Since Porsche was no longer involved in prototype competitions, Franz Konrad turned to Lola. He who, with his team, had won the last two Porsche Cups, suddenly had to get by without the Weissach firm. He bought one of the first Lola chassis B98/10s to be produced, the HU2 (the second in a total series of 8 open-cockpit cars). The idea was then to fit a Porsche engine, the one that equipped the victorious 911 GT1 in 1998. But Porsche did not agree with the idea (this engine, relieved of its turbos, was fitted in the new 911 GT3 entered in LM GT races). So, Franz Konrad had to find an alternative solution.
Same thing at Kremer Racing. The firm belonging to the Kremer brothers, which Erwin now managed alone, immediately jumped on the Lola B98/10 (chassis HU07). The winning team at the 24 Hours of Le Mans 1979 and the 24 Hours of Daytona 1995 with Porsche, after 30 years of faithful partnership, went over to Lola, with the intention of causing a surprise.
Before the season even began, the Lola B9/ 10 clan was looking in fine fettle. Konrad Motorsport, Kremer Racing, DAMS and Intersport Racing were all eager to join battle.
The Lola B98/10 Chassis HU06
HU06 had a very short race history, which means that today it is still in quite an exceptional state of preservation. Entered by the Whittington Brothers Inc. team for the Road Atlanta race in April 1999, in the ALMS class, it quickly distinguished itself. Sporting its lovely yellow Ferrari livery which beautifully set off its spectacular body lines, it started off in 13th position, in front of the Ferrari 333 SP of the Dollahite Racing team (USA). At the end of the race, it finished in 10th position, ahead of the other two LOLA B98/10s entered for the race. It was an excellent beginning … and yet it was not until February 2001 that it reappeared briefly in the qualifiers for the 24 Hours of Daytona, still sporting its yellow livery.
It was then stored in a practically new state before being acquired in 2006 by a Californian collector who did not put it back on the track until 2011. This just shows how little the car was used!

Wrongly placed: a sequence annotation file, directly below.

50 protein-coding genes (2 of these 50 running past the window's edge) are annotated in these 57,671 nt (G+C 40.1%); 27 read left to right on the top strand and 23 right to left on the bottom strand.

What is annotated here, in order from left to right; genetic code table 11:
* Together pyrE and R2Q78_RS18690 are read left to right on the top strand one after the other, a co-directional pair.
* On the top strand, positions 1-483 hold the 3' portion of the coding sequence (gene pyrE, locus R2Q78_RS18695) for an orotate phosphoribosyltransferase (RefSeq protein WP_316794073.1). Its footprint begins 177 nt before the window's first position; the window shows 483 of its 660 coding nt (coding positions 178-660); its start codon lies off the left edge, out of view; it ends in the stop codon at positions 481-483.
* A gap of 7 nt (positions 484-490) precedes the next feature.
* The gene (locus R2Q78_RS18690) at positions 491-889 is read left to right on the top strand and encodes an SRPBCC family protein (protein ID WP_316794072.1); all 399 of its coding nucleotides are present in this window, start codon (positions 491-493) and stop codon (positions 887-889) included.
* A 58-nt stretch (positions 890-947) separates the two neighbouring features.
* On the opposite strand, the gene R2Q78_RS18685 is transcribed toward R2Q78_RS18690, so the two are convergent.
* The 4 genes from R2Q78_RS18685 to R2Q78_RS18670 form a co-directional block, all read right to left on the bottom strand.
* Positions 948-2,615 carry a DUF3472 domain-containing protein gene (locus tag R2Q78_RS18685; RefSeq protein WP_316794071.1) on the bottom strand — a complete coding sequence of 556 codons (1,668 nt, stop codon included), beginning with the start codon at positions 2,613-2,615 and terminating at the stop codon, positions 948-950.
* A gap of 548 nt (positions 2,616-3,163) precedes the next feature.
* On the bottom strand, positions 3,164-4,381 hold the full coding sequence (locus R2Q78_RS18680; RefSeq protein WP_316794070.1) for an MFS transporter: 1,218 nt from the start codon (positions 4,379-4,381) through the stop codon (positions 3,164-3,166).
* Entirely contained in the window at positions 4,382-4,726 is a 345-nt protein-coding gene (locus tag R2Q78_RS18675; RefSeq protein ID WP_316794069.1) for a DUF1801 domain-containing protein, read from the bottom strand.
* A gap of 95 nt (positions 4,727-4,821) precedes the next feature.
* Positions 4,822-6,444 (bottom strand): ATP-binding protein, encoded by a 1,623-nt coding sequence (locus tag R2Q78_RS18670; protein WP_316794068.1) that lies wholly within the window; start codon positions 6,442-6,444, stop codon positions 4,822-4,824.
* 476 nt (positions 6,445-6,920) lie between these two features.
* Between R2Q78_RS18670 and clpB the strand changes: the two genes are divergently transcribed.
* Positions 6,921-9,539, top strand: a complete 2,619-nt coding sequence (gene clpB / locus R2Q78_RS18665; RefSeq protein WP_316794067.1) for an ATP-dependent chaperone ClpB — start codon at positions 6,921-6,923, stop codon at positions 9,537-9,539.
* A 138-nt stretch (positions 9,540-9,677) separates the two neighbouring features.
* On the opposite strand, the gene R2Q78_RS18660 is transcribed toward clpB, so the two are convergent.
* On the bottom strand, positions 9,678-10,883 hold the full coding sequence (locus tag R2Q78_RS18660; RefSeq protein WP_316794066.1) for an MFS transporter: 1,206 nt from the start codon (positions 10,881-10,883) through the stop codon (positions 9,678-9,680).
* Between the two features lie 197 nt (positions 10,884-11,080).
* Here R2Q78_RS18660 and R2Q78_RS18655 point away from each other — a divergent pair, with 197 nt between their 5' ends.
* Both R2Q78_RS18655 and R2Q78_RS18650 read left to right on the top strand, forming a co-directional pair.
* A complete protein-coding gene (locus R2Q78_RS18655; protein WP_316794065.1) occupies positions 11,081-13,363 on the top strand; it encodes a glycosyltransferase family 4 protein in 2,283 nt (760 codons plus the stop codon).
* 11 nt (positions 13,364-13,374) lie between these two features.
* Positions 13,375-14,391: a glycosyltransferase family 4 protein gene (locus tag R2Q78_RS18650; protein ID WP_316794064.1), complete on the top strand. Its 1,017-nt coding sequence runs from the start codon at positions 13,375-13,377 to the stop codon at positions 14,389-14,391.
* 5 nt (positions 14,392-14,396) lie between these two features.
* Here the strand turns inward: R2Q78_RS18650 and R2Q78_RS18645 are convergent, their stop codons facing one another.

On this occasion, the Roush Ford 6-litre engine was overhauled, allowing it to take part in a LOLA rally on the California Speedway. Having been sold and imported to England the following year, its new English owner entrusted HU06 to Simpson Motorsport, which did work on it in 2017, such as the replacement of the tank, which is valid until 2022.
As Ascott Collection had previously acquired HU06’s sister car HU02, Xavier Micheron entered HU02 for the Daytona Classic in 2018, then in Endurance Racing Legends by Peter Auto at the beginning of the 2019 season, pocketing several places on the podium. When HU06 came up for sale, there was no hesitation – it was acquired by Ascott Collection because it was quite simply an ideal car to race in the historic series. HU06 will need some work to be done on it to make it race-ready.
Having been designed as a powerful and affordable prototype for private racing teams, the Lola B98/10 is an ideal car to race in the historic series. Its carbon shell provides rigidity and safety. The 650-horsepower, 6-litre Ford engine brimming with torque combined with the 6-speed sequential gearbox form a power unit wholly geared towards performance and driving pleasure. Added to this is a spectacularly imposing presence on the track and surprisingly easy handling that will delight its future owner.
It is eligible for the new series, both in the United States in the HSR Classics (the Sebring Classic and the Daytona Classic), and in Europe in the Endurance Legends Masters, the Endurance Racing Legends by Peter Auto and the le Mans Classic.